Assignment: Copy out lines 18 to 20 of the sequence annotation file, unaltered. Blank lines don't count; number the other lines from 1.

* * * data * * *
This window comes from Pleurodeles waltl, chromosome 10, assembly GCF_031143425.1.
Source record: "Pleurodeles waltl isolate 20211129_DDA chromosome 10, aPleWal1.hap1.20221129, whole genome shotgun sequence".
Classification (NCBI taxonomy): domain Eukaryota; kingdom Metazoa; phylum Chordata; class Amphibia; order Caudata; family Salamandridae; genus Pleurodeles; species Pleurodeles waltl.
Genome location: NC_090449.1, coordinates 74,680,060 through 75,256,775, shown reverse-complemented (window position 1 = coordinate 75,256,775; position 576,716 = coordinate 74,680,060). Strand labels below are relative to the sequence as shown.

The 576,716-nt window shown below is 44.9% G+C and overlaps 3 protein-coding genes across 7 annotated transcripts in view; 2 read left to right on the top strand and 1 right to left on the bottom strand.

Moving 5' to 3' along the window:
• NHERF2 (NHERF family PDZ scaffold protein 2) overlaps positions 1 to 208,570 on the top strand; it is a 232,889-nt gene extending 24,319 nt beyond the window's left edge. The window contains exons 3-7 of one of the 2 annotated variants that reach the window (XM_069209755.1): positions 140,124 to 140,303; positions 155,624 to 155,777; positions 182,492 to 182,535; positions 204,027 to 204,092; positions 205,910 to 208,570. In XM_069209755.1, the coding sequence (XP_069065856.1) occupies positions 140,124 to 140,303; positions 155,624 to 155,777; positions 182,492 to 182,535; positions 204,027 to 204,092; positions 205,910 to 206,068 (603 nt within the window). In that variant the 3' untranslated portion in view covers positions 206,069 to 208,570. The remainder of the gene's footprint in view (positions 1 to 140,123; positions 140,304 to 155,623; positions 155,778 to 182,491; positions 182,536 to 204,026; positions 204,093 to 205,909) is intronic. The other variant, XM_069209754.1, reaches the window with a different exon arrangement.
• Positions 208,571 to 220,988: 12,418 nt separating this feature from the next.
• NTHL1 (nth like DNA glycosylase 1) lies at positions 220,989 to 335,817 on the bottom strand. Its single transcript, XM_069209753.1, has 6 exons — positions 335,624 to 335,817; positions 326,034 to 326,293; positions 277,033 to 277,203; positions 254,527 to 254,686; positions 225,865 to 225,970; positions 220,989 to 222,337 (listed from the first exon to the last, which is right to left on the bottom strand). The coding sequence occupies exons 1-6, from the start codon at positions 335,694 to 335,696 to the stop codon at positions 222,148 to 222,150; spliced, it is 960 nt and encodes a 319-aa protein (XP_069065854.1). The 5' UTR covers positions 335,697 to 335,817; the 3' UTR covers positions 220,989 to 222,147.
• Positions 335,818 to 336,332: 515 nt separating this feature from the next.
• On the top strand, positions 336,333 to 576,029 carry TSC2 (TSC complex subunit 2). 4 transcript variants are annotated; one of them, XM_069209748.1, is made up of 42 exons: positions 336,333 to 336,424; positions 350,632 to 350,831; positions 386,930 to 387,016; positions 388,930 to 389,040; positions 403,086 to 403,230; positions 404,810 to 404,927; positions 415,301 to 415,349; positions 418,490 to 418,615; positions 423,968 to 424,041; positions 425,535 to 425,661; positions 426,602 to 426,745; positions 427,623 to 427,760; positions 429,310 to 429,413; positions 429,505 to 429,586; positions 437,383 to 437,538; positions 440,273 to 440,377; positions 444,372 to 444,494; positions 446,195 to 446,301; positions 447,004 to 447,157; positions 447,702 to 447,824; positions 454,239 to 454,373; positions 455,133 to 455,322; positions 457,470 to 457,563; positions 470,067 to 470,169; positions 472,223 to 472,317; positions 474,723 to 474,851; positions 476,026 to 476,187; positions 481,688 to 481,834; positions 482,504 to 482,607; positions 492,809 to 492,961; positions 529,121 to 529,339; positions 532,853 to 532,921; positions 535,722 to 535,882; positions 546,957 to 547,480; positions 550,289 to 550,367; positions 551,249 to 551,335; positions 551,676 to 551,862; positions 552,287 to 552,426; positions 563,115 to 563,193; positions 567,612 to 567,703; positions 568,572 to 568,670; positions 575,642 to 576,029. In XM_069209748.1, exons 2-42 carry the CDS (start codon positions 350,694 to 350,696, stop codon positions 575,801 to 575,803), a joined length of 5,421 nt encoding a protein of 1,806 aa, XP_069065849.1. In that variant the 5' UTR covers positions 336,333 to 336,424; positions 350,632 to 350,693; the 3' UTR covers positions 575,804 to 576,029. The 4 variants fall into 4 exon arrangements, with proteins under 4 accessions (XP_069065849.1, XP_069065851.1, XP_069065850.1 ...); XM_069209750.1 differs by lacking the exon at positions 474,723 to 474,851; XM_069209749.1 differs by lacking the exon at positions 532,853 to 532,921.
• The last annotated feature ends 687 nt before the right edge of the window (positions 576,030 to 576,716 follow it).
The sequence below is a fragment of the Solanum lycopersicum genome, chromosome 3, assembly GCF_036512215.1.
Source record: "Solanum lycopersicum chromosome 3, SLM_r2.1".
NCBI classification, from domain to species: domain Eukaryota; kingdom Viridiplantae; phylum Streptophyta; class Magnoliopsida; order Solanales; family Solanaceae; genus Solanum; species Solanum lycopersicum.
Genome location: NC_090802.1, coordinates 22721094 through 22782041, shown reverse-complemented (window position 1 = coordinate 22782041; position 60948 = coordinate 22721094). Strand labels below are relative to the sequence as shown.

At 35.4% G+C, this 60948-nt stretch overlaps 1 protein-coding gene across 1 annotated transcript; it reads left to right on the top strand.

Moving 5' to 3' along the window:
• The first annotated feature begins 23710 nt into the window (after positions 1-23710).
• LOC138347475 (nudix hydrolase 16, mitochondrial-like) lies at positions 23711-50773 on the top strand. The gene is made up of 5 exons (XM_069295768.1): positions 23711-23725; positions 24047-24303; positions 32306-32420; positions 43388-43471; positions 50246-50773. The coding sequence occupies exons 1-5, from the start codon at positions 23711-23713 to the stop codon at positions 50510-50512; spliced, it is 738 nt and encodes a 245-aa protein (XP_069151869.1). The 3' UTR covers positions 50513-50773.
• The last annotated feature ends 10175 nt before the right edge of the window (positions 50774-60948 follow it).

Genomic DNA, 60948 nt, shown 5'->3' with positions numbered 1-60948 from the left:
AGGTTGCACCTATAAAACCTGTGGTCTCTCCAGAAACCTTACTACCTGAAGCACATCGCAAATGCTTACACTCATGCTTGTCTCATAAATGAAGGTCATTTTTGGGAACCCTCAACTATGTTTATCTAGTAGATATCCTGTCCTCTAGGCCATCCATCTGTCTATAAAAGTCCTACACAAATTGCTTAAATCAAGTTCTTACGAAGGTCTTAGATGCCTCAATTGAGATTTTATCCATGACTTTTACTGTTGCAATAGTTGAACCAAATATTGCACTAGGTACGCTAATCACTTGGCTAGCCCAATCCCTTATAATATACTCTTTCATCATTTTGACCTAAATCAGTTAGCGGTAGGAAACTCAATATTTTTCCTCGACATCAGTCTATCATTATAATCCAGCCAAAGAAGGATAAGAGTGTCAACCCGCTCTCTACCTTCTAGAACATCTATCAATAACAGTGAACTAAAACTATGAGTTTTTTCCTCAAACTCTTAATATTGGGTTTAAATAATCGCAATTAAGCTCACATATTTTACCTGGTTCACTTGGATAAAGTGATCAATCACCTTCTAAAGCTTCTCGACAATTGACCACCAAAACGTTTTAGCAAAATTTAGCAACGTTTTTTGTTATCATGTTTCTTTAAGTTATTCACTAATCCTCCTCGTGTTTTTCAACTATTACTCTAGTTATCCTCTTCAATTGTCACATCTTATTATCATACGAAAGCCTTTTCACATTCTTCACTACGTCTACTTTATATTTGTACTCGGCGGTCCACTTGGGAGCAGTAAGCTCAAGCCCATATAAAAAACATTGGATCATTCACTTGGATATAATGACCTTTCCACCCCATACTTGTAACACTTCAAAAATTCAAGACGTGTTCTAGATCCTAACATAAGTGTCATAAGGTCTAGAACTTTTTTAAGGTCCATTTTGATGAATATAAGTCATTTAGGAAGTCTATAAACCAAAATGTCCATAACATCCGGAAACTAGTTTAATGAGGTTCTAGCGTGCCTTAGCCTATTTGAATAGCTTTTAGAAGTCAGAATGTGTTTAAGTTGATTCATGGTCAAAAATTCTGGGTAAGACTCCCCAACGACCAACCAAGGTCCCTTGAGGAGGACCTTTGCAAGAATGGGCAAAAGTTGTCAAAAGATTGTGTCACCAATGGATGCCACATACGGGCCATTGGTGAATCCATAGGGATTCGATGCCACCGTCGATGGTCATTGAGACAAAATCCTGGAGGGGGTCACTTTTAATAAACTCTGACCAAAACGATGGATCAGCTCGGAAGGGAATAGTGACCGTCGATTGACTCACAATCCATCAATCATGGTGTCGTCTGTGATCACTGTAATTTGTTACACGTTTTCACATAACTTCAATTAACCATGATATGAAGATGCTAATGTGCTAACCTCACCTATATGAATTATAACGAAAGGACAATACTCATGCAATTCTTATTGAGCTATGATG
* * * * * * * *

Moving 5' to 3' along the window:
• The first annotated feature begins 23710 nt into the window (after positions 1-23710).
• LOC138347475 (nudix hydrolase 16, mitochondrial-like) lies at positions 23711-50773 on the top strand. The gene is made up of 5 exons (XM_069295768.1): positions 23711-23725; positions 24047-24303; positions 32306-32420; positions 43388-43471; positions 50246-50773. The coding sequence occupies exons 1-5, from the start codon at positions 23711-23713 to the stop codon at positions 50510-50512; spliced, it is 738 nt and encodes a 245-aa protein (XP_069151869.1). The 3' UTR covers positions 50513-50773.